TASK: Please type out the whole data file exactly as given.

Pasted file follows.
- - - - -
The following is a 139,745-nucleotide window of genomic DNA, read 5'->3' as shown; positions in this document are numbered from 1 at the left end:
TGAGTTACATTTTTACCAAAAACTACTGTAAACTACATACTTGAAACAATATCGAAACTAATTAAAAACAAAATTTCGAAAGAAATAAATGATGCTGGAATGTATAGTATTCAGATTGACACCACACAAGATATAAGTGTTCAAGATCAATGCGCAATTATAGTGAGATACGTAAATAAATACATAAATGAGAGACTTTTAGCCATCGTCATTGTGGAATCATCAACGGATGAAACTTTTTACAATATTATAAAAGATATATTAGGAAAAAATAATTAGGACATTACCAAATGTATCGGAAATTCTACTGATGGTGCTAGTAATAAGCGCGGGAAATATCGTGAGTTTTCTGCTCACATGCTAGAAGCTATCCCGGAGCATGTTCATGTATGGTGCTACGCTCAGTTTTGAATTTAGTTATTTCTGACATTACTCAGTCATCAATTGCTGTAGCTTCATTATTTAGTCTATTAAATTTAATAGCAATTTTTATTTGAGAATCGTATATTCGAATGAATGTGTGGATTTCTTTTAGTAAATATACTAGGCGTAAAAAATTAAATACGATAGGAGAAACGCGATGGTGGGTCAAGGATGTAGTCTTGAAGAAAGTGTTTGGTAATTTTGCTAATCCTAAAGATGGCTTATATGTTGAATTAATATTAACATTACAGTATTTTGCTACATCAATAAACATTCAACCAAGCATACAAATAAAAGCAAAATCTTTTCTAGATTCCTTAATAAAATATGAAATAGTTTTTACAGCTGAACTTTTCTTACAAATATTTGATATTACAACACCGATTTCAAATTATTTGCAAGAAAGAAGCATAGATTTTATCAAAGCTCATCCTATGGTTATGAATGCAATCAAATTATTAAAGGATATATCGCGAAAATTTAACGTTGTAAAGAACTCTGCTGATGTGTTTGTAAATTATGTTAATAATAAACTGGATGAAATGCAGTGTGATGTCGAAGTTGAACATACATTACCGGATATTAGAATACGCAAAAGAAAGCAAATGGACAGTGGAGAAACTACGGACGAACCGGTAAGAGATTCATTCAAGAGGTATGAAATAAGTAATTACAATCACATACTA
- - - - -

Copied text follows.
The following is a 139,745-nucleotide window of genomic DNA, read 5'->3' as shown; positions in this document are numbered from 1 at the left end:
TGAGTTACATTTTTACCAAAAACTACTGTAAACTACATACTTGAAACAATATCGAAACTAATTAAAAACAAAATTTCGAAAGAAATAAATGATGCTGGAATGTATAGTATTCAGATTGACACCACACAAGATATAAGTGTTCAAGATCAATGCGCAATTATAGTGAGATACGTAAATAAATACATAAATGAGAGACTTTTAGCCATCGTCATTGTGGAATCATCAACGGATGAAACTTTTTACAATATTATAAAAGATATATTAGGAAAAAATAATTAGGACATTACCAAATGTATCGGAAATTCTACTGATGGTGCTAGTAATAAGCGCGGGAAATATCGTGAGTTTTCTGCTCACATGCTAGAAGCTATCCCGGAGCATGTTCATGTATGGTGCTACGCTCAGTTTTGAATTTAGTTATTTCTGACATTACTCAGTCATCAATTGCTGTAGCTTCATTATTTAGTCTATTAAATTTAATAGCAATTTTTATTTGAGAATCGTATATTCGAATGAATGTGTGGATTTCTTTTAGTAAATATACTAGGCGTAAAAAATTAAATACGATAGGAGAAACGCGATGGTGGGTCAAGGATGTAGTCTTGAAGAAAGTGTTTGGTAATTTTGCTAATCCTAAAGATGGCTTATATGTTGAATTAATATTAACATTACAGTATTTTGCTACATCAATAAACATTCAACCAAGCATACAAATAAAAGCAAAATCTTTTCTAGATTCCTTAATAAAATATGAAATAGTTTTTACAGCTGAACTTTTCTTACAAATATTTGATATTACAACACCGATTTCAAATTATTTGCAAGAAAGAAGCATAGATTTTATCAAAGCTCATCCTATGGTTATGAATGCAATCAAATTATTAAAGGATATATCGCGAAAATTTAACGTTGTAAAGAACTCTGCTGATGTGTTTGTAAATTATGTTAATAATAAACTGGATGAAATGCAGTGTGATGTCGAAGTTGAACATACATTACCGGATATTAGAATACGCAAAAGAAAGCAAATGGACAGTGGAGAAACTACGGACGAACCGGTAAGAGATTCATTCAAGAGGTATGAAATAAGTAATTACAATCACATACTA